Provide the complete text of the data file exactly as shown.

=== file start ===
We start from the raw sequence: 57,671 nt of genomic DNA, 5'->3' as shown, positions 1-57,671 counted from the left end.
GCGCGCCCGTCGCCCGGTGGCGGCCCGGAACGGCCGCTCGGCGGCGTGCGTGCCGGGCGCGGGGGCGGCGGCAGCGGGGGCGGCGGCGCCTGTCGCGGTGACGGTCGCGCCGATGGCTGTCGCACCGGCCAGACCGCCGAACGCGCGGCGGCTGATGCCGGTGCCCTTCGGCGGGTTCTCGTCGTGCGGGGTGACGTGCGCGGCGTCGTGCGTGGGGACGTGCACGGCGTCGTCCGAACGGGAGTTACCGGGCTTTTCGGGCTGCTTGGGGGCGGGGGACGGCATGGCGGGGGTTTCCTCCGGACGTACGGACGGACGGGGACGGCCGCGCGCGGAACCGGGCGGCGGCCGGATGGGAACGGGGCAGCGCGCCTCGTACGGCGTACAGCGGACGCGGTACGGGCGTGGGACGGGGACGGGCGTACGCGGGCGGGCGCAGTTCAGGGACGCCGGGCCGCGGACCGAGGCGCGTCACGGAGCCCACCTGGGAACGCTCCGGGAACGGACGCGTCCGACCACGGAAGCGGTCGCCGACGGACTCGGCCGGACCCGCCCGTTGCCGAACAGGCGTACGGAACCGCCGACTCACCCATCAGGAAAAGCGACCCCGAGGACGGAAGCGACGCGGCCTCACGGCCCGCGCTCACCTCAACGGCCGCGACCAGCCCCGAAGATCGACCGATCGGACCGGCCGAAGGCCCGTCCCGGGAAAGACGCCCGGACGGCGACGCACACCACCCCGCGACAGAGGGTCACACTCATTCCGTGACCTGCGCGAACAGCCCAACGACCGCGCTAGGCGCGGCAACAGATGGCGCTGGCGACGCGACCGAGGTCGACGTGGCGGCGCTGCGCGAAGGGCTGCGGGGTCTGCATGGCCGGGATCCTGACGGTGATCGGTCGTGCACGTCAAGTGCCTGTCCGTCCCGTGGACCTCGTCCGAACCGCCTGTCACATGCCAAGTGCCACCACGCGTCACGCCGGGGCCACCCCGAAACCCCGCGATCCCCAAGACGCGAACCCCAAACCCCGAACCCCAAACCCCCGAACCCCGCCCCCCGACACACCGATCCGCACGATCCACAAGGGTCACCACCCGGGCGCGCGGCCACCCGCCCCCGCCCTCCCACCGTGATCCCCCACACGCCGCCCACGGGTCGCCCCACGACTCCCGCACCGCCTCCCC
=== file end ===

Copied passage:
We start from the raw sequence: 57,671 nt of genomic DNA, 5'->3' as shown, positions 1-57,671 counted from the left end.
GCGCGCCCGTCGCCCGGTGGCGGCCCGGAACGGCCGCTCGGCGGCGTGCGTGCCGGGCGCGGGGGCGGCGGCAGCGGGGGCGGCGGCGCCTGTCGCGGTGACGGTCGCGCCGATGGCTGTCGCACCGGCCAGACCGCCGAACGCGCGGCGGCTGATGCCGGTGCCCTTCGGCGGGTTCTCGTCGTGCGGGGTGACGTGCGCGGCGTCGTGCGTGGGGACGTGCACGGCGTCGTCCGAACGGGAGTTACCGGGCTTTTCGGGCTGCTTGGGGGCGGGGGACGGCATGGCGGGGGTTTCCTCCGGACGTACGGACGGACGGGGACGGCCGCGCGCGGAACCGGGCGGCGGCCGGATGGGAACGGGGCAGCGCGCCTCGTACGGCGTACAGCGGACGCGGTACGGGCGTGGGACGGGGACGGGCGTACGCGGGCGGGCGCAGTTCAGGGACGCCGGGCCGCGGACCGAGGCGCGTCACGGAGCCCACCTGGGAACGCTCCGGGAACGGACGCGTCCGACCACGGAAGCGGTCGCCGACGGACTCGGCCGGACCCGCCCGTTGCCGAACAGGCGTACGGAACCGCCGACTCACCCATCAGGAAAAGCGACCCCGAGGACGGAAGCGACGCGGCCTCACGGCCCGCGCTCACCTCAACGGCCGCGACCAGCCCCGAAGATCGACCGATCGGACCGGCCGAAGGCCCGTCCCGGGAAAGACGCCCGGACGGCGACGCACACCACCCCGCGACAGAGGGTCACACTCATTCCGTGACCTGCGCGAACAGCCCAACGACCGCGCTAGGCGCGGCAACAGATGGCGCTGGCGACGCGACCGAGGTCGACGTGGCGGCGCTGCGCGAAGGGCTGCGGGGTCTGCATGGCCGGGATCCTGACGGTGATCGGTCGTGCACGTCAAGTGCCTGTCCGTCCCGTGGACCTCGTCCGAACCGCCTGTCACATGCCAAGTGCCACCACGCGTCACGCCGGGGCCACCCCGAAACCCCGCGATCCCCAAGACGCGAACCCCAAACCCCGAACCCCAAACCCCCGAACCCCGCCCCCCGACACACCGATCCGCACGATCCACAAGGGTCACCACCCGGGCGCGCGGCCACCCGCCCCCGCCCTCCCACCGTGATCCCCCACACGCCGCCCACGGGTCGCCCCACGACTCCCGCACCGCCTCCCC